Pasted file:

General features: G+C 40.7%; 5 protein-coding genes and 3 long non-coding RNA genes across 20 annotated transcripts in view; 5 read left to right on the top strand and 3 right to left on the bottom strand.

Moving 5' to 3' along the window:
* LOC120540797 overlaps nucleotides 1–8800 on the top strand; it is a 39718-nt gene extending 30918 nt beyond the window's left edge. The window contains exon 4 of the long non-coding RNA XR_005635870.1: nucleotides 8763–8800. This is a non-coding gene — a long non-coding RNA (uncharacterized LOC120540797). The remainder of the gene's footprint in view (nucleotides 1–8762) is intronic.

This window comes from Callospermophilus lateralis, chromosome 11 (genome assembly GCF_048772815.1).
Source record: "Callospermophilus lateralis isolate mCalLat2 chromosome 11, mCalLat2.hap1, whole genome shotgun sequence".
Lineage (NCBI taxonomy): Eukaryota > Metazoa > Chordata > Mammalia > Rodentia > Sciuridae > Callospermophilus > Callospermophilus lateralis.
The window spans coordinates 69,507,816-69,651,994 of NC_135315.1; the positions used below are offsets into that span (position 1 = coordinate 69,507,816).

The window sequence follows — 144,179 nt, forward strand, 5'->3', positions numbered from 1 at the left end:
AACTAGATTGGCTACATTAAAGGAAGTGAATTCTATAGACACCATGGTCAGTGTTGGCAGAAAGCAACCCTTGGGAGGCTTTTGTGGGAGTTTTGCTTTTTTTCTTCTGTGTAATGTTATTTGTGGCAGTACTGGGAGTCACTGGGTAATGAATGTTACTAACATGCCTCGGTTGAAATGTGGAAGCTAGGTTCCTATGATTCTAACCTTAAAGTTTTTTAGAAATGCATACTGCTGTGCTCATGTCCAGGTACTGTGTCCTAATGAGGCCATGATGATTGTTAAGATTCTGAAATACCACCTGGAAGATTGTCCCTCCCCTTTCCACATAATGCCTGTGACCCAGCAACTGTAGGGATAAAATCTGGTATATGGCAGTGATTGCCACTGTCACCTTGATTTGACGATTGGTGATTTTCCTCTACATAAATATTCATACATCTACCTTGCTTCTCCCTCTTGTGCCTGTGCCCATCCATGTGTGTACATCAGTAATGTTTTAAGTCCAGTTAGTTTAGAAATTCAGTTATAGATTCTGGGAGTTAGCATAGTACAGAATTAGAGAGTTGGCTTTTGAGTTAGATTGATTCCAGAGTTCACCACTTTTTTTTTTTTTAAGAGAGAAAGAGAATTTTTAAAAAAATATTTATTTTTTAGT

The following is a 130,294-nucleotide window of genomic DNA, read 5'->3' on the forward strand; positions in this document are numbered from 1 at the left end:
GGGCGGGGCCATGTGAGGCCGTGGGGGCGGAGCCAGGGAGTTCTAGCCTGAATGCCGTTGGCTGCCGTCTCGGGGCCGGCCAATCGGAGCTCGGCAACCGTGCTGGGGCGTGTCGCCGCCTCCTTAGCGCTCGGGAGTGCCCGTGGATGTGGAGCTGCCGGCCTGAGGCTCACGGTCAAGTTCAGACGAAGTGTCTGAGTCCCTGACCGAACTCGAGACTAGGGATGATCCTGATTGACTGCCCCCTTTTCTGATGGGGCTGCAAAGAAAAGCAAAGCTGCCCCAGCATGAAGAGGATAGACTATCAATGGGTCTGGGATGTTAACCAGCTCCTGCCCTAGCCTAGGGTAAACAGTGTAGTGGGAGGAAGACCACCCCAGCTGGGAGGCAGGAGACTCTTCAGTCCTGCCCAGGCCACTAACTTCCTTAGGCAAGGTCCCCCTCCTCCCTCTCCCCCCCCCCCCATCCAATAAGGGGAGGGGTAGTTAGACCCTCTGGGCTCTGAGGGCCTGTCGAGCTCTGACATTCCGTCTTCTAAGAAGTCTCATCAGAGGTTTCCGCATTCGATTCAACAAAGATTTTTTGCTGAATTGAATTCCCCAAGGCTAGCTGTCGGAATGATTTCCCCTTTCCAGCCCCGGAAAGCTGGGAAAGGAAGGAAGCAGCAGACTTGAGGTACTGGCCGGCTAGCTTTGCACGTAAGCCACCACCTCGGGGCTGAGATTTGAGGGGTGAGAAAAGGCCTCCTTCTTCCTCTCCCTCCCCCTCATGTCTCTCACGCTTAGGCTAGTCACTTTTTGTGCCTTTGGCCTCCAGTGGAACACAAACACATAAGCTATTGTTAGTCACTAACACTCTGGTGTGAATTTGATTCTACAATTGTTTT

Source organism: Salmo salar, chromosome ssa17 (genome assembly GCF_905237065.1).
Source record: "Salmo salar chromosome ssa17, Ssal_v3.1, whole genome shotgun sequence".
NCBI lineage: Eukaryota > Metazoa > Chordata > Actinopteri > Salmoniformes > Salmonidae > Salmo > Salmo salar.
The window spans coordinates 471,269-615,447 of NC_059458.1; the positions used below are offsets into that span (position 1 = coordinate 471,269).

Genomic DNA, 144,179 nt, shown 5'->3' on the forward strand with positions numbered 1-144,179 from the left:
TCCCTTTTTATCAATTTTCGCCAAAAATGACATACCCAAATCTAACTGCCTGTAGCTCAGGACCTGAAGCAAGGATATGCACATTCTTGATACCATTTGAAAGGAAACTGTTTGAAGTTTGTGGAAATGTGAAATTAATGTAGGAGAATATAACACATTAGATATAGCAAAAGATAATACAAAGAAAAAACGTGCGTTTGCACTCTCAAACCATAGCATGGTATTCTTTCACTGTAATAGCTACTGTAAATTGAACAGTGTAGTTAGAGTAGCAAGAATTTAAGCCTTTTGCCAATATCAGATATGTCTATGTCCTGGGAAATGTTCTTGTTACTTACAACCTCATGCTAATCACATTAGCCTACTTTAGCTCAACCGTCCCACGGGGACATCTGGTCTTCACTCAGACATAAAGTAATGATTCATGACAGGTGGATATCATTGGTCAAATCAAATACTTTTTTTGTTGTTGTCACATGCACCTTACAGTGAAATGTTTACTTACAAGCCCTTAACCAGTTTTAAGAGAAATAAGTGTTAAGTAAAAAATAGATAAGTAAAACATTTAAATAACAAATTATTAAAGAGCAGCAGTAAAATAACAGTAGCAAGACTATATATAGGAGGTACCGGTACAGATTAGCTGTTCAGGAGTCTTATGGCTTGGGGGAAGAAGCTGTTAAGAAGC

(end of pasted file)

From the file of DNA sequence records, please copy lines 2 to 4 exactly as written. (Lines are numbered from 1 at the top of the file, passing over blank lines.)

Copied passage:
Moving 5' to 3' along the window:
* LOC120540797 overlaps nucleotides 1–8800 on the top strand; it is a 39718-nt gene extending 30918 nt beyond the window's left edge. The window contains exon 4 of the long non-coding RNA XR_005635870.1: nucleotides 8763–8800. This is a non-coding gene — a long non-coding RNA (uncharacterized LOC120540797). The remainder of the gene's footprint in view (nucleotides 1–8762) is intronic.

This window comes from Callospermophilus lateralis, chromosome 11 (genome assembly GCF_048772815.1).